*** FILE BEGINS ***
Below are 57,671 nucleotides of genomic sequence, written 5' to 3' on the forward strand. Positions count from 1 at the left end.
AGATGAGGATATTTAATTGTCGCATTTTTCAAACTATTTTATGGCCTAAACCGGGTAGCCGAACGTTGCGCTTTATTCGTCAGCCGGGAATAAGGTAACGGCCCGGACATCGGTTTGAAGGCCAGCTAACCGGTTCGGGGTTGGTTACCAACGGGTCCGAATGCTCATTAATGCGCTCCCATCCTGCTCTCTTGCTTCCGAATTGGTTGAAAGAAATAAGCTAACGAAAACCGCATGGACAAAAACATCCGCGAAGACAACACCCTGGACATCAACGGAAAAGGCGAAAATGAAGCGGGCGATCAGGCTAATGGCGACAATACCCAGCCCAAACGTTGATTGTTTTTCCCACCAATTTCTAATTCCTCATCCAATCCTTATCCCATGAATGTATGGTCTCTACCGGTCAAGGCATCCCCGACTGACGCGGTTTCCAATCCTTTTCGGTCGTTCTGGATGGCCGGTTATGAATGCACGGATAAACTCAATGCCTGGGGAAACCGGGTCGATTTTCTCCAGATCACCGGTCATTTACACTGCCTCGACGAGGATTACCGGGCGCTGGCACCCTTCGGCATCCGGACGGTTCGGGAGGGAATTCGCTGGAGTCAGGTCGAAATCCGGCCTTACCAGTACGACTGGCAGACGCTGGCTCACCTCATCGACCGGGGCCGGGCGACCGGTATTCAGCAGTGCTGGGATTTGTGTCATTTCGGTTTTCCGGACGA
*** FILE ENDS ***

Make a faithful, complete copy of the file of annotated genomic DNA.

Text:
Below are 57,671 nucleotides of genomic sequence, written 5' to 3' on the forward strand. Positions count from 1 at the left end.
AGATGAGGATATTTAATTGTCGCATTTTTCAAACTATTTTATGGCCTAAACCGGGTAGCCGAACGTTGCGCTTTATTCGTCAGCCGGGAATAAGGTAACGGCCCGGACATCGGTTTGAAGGCCAGCTAACCGGTTCGGGGTTGGTTACCAACGGGTCCGAATGCTCATTAATGCGCTCCCATCCTGCTCTCTTGCTTCCGAATTGGTTGAAAGAAATAAGCTAACGAAAACCGCATGGACAAAAACATCCGCGAAGACAACACCCTGGACATCAACGGAAAAGGCGAAAATGAAGCGGGCGATCAGGCTAATGGCGACAATACCCAGCCCAAACGTTGATTGTTTTTCCCACCAATTTCTAATTCCTCATCCAATCCTTATCCCATGAATGTATGGTCTCTACCGGTCAAGGCATCCCCGACTGACGCGGTTTCCAATCCTTTTCGGTCGTTCTGGATGGCCGGTTATGAATGCACGGATAAACTCAATGCCTGGGGAAACCGGGTCGATTTTCTCCAGATCACCGGTCATTTACACTGCCTCGACGAGGATTACCGGGCGCTGGCACCCTTCGGCATCCGGACGGTTCGGGAGGGAATTCGCTGGAGTCAGGTCGAAATCCGGCCTTACCAGTACGACTGGCAGACGCTGGCTCACCTCATCGACCGGGGCCGGGCGACCGGTATTCAGCAGTGCTGGGATTTGTGTCATTTCGGTTTTCCGGACGA